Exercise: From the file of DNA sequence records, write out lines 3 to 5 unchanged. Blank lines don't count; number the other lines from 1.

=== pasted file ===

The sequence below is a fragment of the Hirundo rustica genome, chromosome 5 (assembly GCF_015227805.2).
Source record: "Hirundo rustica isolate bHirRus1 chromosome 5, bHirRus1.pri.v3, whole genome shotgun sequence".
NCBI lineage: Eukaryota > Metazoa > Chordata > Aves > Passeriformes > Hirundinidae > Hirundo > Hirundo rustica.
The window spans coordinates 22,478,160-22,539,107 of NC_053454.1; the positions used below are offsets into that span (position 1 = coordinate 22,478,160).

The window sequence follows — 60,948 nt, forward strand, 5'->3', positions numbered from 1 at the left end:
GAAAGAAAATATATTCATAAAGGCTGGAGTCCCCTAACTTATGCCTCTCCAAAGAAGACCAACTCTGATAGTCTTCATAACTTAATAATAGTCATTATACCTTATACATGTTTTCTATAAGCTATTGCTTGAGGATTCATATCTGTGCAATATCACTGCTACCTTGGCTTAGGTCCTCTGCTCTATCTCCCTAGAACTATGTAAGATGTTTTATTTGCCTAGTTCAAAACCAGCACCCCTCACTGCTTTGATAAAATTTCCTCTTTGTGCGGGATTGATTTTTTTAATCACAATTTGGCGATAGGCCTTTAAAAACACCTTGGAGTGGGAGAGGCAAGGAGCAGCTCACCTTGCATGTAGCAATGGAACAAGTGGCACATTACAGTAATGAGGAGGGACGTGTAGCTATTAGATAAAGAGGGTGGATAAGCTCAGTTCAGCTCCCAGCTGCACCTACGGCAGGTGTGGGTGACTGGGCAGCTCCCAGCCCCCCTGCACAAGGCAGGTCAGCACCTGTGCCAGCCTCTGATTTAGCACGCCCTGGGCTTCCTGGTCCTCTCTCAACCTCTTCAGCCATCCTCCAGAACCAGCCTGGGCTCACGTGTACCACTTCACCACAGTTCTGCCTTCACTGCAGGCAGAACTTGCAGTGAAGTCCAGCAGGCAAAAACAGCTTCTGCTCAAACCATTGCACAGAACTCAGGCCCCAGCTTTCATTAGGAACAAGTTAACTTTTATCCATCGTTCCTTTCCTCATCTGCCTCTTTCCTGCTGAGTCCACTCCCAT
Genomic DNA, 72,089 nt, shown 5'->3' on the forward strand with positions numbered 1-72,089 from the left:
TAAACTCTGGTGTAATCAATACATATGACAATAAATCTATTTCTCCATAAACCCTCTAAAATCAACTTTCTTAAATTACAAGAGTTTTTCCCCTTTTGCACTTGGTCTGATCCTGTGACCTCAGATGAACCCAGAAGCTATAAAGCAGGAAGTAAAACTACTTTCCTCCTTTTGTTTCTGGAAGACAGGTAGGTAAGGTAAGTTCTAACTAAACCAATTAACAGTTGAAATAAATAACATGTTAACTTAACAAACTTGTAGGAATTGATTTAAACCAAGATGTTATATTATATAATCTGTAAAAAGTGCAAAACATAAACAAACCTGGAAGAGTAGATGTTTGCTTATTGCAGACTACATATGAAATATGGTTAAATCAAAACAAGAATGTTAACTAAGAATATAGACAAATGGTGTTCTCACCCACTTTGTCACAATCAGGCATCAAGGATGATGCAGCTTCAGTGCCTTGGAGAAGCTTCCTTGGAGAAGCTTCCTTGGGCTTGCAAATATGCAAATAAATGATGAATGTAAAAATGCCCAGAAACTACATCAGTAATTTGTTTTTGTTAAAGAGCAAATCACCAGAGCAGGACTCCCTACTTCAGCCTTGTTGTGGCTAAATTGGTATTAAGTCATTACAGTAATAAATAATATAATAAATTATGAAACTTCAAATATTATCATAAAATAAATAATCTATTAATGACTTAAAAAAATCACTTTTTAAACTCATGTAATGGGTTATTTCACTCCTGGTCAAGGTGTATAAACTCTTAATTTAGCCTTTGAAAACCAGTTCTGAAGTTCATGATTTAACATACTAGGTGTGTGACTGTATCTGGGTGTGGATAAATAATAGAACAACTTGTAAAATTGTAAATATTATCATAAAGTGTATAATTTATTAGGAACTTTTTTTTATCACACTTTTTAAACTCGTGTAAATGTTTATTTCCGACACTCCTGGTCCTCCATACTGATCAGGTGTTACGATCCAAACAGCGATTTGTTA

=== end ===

NCBI lineage: Eukaryota > Metazoa > Chordata > Aves > Passeriformes > Hirundinidae > Hirundo > Hirundo rustica.
The window spans coordinates 22,478,160-22,539,107 of NC_053454.1; the positions used below are offsets into that span (position 1 = coordinate 22,478,160).

The window sequence follows — 60,948 nt, forward strand, 5'->3', positions numbered from 1 at the left end: